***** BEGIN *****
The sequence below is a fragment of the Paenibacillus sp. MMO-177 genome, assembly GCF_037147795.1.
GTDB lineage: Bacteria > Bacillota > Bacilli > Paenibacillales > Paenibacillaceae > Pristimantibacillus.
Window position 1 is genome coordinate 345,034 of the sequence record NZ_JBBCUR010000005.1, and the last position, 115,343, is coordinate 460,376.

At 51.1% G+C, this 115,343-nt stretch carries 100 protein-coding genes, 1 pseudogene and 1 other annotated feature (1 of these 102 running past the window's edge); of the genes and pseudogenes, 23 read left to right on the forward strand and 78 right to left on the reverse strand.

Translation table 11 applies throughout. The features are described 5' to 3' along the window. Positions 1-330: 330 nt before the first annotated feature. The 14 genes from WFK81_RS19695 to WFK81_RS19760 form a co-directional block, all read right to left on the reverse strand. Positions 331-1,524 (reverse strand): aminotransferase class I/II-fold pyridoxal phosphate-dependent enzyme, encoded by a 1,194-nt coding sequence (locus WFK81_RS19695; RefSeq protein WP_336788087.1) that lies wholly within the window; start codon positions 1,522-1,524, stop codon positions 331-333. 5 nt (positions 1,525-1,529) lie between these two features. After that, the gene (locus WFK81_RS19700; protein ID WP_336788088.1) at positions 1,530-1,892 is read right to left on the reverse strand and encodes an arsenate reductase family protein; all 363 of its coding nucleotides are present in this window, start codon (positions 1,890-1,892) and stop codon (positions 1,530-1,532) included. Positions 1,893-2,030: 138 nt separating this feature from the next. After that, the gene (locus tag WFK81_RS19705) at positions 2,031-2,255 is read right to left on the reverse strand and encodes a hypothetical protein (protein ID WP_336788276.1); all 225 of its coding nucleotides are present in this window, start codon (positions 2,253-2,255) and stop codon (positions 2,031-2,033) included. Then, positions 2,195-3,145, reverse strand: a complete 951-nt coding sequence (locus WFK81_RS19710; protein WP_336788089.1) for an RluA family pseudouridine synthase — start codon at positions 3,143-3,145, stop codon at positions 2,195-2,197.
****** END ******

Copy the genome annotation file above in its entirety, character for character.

The sequence below is a fragment of the Paenibacillus sp. MMO-177 genome, assembly GCF_037147795.1.
GTDB lineage: Bacteria > Bacillota > Bacilli > Paenibacillales > Paenibacillaceae > Pristimantibacillus.
Window position 1 is genome coordinate 345,034 of the sequence record NZ_JBBCUR010000005.1, and the last position, 115,343, is coordinate 460,376.

At 51.1% G+C, this 115,343-nt stretch carries 100 protein-coding genes, 1 pseudogene and 1 other annotated feature (1 of these 102 running past the window's edge); of the genes and pseudogenes, 23 read left to right on the forward strand and 78 right to left on the reverse strand.

Translation table 11 applies throughout. The features are described 5' to 3' along the window. Positions 1-330: 330 nt before the first annotated feature. The 14 genes from WFK81_RS19695 to WFK81_RS19760 form a co-directional block, all read right to left on the reverse strand. Positions 331-1,524 (reverse strand): aminotransferase class I/II-fold pyridoxal phosphate-dependent enzyme, encoded by a 1,194-nt coding sequence (locus WFK81_RS19695; RefSeq protein WP_336788087.1) that lies wholly within the window; start codon positions 1,522-1,524, stop codon positions 331-333. 5 nt (positions 1,525-1,529) lie between these two features. After that, the gene (locus WFK81_RS19700; protein ID WP_336788088.1) at positions 1,530-1,892 is read right to left on the reverse strand and encodes an arsenate reductase family protein; all 363 of its coding nucleotides are present in this window, start codon (positions 1,890-1,892) and stop codon (positions 1,530-1,532) included. Positions 1,893-2,030: 138 nt separating this feature from the next. After that, the gene (locus tag WFK81_RS19705) at positions 2,031-2,255 is read right to left on the reverse strand and encodes a hypothetical protein (protein ID WP_336788276.1); all 225 of its coding nucleotides are present in this window, start codon (positions 2,253-2,255) and stop codon (positions 2,031-2,033) included. Then, positions 2,195-3,145, reverse strand: a complete 951-nt coding sequence (locus WFK81_RS19710; protein WP_336788089.1) for an RluA family pseudouridine synthase — start codon at positions 3,143-3,145, stop codon at positions 2,195-2,197.